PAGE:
GRAND FORKS — Another deer gun season is all but in the rear view mirror in North Dakota and will end a half-hour after sunset on Sunday, Nov. 22.
The firearms deer season in the 100-series permit areas of northeast Minnesota also ends Sunday, and the season in most of northwest Minnesota wrapped up Sunday, Nov. 15.
In northeast North Dakota, it’s been a “typical deer season,” said Blake Riewer, district game warden for the Game and Fish Department in Grand Forks.
“It’s going OK, I guess,” Riewer said this week. “Some hunters are doing well, some are struggling, which again is typical. It seems like the ones that are putting in a little more effort are doing a little better, and it depends where they’re hunting, too.
“Certain areas are better than others.”
Riewer’s work area covers parts of deer hunting units 2B and 2C, which basically follow the Red River on either side of U.S. Highway 2.
Game and Fish this year offered 1,100 “any antlered” tags and 800 “any antlerless” licenses in 2B, along with 1,000 “any antlered” and 600 “any antlerless” licenses in 2C.
After deductions for gratis tags and nonresident licenses, 599 buck tags and 536 doe tags were available in 2B, while 510 buck tags and 339 doe tags remained in 2C, Game and Fish Department statistics show.
As in much of Minnesota, hunting success was slower, overall, during North Dakota’s opening weekend, Riewer said. Temperatures flirting with the 70-degree mark coupled with strong south winds created conditions that were more reminiscent of midsummer than early November.
North Dakota doesn’t require hunters to register their deer — relying, instead, on a post-season survey it sends out to a random sample of hunters — so specific numbers on hunting success aren’t available.
“I’d say the weather (opening weekend) wasn’t very good as far as being conducive to good deer hunting,” Riewer said. “It was nice to be out, but I would say that once it got cold during the week after opening weekend, the deer started to move, and people started to have more success.”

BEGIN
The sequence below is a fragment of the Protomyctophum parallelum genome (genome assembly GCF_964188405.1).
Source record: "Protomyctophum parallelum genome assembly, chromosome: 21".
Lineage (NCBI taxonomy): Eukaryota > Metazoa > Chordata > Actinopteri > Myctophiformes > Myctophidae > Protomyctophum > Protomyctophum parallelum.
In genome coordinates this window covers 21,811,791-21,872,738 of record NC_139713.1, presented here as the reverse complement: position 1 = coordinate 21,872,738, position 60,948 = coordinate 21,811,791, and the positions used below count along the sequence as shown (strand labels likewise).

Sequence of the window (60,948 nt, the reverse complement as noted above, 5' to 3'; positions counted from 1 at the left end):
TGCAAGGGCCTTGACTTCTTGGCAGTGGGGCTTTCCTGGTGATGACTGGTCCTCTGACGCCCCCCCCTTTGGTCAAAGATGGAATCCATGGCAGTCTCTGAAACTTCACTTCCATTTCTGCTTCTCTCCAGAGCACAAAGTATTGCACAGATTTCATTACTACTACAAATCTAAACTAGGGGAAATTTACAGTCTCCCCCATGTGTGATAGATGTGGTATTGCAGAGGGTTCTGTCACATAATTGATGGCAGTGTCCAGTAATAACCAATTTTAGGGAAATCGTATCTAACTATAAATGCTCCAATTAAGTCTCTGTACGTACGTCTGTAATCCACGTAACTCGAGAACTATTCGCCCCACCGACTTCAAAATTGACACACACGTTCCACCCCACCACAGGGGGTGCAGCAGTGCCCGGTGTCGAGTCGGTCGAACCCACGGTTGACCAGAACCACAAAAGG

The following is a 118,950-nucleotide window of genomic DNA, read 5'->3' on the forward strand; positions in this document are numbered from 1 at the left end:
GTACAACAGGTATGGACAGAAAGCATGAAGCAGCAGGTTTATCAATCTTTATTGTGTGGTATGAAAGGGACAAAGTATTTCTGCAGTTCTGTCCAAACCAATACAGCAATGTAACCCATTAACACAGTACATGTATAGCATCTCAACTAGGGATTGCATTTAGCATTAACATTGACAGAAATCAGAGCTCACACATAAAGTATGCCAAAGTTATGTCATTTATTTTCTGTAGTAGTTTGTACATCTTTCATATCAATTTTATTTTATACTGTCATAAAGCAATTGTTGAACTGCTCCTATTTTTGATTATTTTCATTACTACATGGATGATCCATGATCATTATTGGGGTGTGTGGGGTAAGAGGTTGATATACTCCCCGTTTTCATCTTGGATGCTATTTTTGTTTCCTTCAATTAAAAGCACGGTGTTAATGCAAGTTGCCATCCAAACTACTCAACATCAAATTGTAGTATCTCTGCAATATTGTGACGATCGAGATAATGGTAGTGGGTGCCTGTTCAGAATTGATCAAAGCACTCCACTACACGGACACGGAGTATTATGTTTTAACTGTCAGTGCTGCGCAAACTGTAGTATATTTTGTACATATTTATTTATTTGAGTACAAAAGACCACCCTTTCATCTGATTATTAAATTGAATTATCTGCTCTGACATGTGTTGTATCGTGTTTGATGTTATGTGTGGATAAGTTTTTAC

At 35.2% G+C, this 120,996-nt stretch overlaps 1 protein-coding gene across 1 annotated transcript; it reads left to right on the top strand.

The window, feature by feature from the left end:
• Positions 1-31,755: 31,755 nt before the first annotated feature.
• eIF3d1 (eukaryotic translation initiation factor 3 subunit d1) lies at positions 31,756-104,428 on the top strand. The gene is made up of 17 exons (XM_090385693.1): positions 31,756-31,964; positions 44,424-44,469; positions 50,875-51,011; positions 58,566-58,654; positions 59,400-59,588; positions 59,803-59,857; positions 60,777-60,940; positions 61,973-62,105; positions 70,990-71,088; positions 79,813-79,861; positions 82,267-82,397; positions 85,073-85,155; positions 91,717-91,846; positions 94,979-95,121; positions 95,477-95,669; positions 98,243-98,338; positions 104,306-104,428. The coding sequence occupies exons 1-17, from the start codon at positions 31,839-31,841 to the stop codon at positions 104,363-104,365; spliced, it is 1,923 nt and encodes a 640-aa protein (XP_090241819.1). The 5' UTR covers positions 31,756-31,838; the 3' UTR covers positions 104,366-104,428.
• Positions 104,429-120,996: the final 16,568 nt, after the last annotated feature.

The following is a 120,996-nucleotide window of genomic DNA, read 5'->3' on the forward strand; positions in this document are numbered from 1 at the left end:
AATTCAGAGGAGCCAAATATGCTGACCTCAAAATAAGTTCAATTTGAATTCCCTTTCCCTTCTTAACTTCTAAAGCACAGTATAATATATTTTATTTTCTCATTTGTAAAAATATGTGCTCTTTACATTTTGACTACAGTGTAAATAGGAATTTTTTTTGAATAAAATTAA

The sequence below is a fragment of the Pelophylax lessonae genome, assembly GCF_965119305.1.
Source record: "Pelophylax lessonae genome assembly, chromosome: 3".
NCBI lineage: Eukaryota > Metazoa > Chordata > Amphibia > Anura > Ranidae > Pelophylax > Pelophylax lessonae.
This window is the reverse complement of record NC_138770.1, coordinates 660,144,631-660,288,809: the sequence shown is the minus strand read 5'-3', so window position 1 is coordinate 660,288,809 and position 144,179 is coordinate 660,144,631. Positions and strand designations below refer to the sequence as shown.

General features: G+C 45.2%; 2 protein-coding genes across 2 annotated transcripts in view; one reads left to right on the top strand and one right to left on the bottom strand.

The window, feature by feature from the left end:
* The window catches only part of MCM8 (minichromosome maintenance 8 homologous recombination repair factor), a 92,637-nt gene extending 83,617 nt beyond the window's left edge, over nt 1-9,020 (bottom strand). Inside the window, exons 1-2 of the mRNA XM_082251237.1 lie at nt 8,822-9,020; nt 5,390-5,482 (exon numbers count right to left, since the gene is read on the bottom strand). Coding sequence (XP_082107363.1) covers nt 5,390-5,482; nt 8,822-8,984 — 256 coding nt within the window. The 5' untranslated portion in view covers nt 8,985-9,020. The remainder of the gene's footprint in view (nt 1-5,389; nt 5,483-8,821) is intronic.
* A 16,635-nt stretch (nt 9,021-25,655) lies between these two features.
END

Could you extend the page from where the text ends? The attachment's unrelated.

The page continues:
That trend also was evident in Minnesota, where the Department of Natural Resources this week reported hunters had registered 131,633 deer through Monday, Nov. 16, a tally reflecting the first two weeks of the firearms deer season. After an opening weekend that saw statewide success down 21% from 2019, the rally put the harvest on par with the same point of the season in 2019 and just 2% below the five-year average, John Myers of Forum News Service reported.
In North Dakota, the 2020 version of deer gun season also has been routine in terms of violations, said Riewer, the Grand Forks game warden.
“There’s been a few cases of illegally taken deer, which again is typical,” he said. “I wouldn’t say it’s more or less than any other year, probably, but there’ve been a few egregious (violations) so far.”
Such as. ...
“Killing deer without a license (and) filling tags for other people, which in North Dakota is highly frowned upon,” Riewer said.
On the upside, no hunting accidents have been reported in his work area — “knock on wood” — Riewer said.
“I wish I had more to tell you, but it’s been a pretty standard season,” he said. “The illegal stuff happens every year, unfortunately.”
Refuges offer late-season hunts
As in previous years, several national wildlife refuges in North Dakota will open to late-season upland game bird hunting Monday, Nov. 23, the day after the deer gun season closes.
As before, portions of each refuge are closed to hunting. Hunters should contact refuge headquarters for information on closed areas and other restrictions. Contact info is as follows:
Arrowwood, (701) 285-3341.
Audubon, (701) 442-5474.
Des Lacs, (701) 385-4046.
J. Clark Salyer, (701) 768-2548.
Lake Alice, (701) 662-8611.
Lake Zahl, (701) 965-6488.
Long Lake, (701) 387-4397.
Lostwood, (701) 848-2722.
Tewaukon, (701) 724-3598.
Upper Souris, (701) 468-5467.
The U.S. Fish and Wildlife manages national wildlife refuges, and nontoxic shot is required on all FWS lands. State regulations found in the North Dakota 2020-21 Hunting and Trapping Guide apply.
Fall is winding down and ice is forming, but late season hunting opportunities offer yet another reason to get outside and enjoy the great outdoors.